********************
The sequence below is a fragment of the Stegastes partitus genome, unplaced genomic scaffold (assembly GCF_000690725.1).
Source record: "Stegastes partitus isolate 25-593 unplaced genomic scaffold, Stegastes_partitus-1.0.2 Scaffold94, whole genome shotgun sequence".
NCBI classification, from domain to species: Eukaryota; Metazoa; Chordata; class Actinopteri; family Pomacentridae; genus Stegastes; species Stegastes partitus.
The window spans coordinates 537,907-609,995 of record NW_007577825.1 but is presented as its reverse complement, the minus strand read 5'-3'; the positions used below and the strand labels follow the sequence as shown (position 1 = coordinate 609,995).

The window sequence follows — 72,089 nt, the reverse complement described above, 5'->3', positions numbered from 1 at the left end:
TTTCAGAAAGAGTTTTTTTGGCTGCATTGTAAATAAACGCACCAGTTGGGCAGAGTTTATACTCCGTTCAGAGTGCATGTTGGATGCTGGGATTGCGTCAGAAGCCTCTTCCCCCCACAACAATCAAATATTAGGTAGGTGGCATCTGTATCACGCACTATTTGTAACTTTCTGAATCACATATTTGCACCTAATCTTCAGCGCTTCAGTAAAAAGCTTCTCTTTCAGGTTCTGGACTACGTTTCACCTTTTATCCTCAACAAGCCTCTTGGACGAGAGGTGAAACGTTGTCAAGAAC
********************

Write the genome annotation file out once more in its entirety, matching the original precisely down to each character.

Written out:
The sequence below is a fragment of the Stegastes partitus genome, unplaced genomic scaffold (assembly GCF_000690725.1).
Source record: "Stegastes partitus isolate 25-593 unplaced genomic scaffold, Stegastes_partitus-1.0.2 Scaffold94, whole genome shotgun sequence".
NCBI classification, from domain to species: Eukaryota; Metazoa; Chordata; class Actinopteri; family Pomacentridae; genus Stegastes; species Stegastes partitus.
The window spans coordinates 537,907-609,995 of record NW_007577825.1 but is presented as its reverse complement, the minus strand read 5'-3'; the positions used below and the strand labels follow the sequence as shown (position 1 = coordinate 609,995).

The window sequence follows — 72,089 nt, the reverse complement described above, 5'->3', positions numbered from 1 at the left end:
TTTCAGAAAGAGTTTTTTTGGCTGCATTGTAAATAAACGCACCAGTTGGGCAGAGTTTATACTCCGTTCAGAGTGCATGTTGGATGCTGGGATTGCGTCAGAAGCCTCTTCCCCCCACAACAATCAAATATTAGGTAGGTGGCATCTGTATCACGCACTATTTGTAACTTTCTGAATCACATATTTGCACCTAATCTTCAGCGCTTCAGTAAAAAGCTTCTCTTTCAGGTTCTGGACTACGTTTCACCTTTTATCCTCAACAAGCCTCTTGGACGAGAGGTGAAACGTTGTCAAGAAC